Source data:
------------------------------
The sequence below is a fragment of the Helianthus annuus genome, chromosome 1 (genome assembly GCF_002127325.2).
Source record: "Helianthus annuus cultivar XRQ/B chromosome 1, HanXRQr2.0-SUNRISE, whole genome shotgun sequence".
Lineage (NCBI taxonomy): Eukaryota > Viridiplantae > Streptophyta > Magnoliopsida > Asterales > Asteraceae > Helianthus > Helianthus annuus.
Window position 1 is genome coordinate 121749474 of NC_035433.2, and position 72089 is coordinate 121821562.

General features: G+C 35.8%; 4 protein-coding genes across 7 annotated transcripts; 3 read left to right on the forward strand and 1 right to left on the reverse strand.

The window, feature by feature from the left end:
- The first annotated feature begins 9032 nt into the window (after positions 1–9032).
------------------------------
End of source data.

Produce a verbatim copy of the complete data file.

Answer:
The sequence below is a fragment of the Helianthus annuus genome, chromosome 1 (genome assembly GCF_002127325.2).
Source record: "Helianthus annuus cultivar XRQ/B chromosome 1, HanXRQr2.0-SUNRISE, whole genome shotgun sequence".
Lineage (NCBI taxonomy): Eukaryota > Viridiplantae > Streptophyta > Magnoliopsida > Asterales > Asteraceae > Helianthus > Helianthus annuus.
Window position 1 is genome coordinate 121749474 of NC_035433.2, and position 72089 is coordinate 121821562.

General features: G+C 35.8%; 4 protein-coding genes across 7 annotated transcripts; 3 read left to right on the forward strand and 1 right to left on the reverse strand.

The window, feature by feature from the left end:
- The first annotated feature begins 9032 nt into the window (after positions 1–9032).